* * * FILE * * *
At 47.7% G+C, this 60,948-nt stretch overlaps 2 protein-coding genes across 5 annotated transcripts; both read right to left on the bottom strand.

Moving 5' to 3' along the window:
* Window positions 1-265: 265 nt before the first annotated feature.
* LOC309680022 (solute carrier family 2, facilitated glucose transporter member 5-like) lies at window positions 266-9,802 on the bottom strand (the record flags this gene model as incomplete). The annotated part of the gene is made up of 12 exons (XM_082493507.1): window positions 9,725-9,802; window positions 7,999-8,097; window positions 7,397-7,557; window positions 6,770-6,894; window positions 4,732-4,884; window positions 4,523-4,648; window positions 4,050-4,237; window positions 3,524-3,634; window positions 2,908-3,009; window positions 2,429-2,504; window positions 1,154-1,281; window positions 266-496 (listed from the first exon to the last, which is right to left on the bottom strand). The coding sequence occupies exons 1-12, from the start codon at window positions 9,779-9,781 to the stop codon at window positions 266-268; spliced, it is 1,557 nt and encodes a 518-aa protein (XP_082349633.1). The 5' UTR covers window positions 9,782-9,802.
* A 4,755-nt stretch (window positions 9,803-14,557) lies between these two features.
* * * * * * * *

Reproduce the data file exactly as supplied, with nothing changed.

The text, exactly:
At 47.7% G+C, this 60,948-nt stretch overlaps 2 protein-coding genes across 5 annotated transcripts; both read right to left on the bottom strand.

Moving 5' to 3' along the window:
* Window positions 1-265: 265 nt before the first annotated feature.
* LOC309680022 (solute carrier family 2, facilitated glucose transporter member 5-like) lies at window positions 266-9,802 on the bottom strand (the record flags this gene model as incomplete). The annotated part of the gene is made up of 12 exons (XM_082493507.1): window positions 9,725-9,802; window positions 7,999-8,097; window positions 7,397-7,557; window positions 6,770-6,894; window positions 4,732-4,884; window positions 4,523-4,648; window positions 4,050-4,237; window positions 3,524-3,634; window positions 2,908-3,009; window positions 2,429-2,504; window positions 1,154-1,281; window positions 266-496 (listed from the first exon to the last, which is right to left on the bottom strand). The coding sequence occupies exons 1-12, from the start codon at window positions 9,779-9,781 to the stop codon at window positions 266-268; spliced, it is 1,557 nt and encodes a 518-aa protein (XP_082349633.1). The 5' UTR covers window positions 9,782-9,802.
* A 4,755-nt stretch (window positions 9,803-14,557) lies between these two features.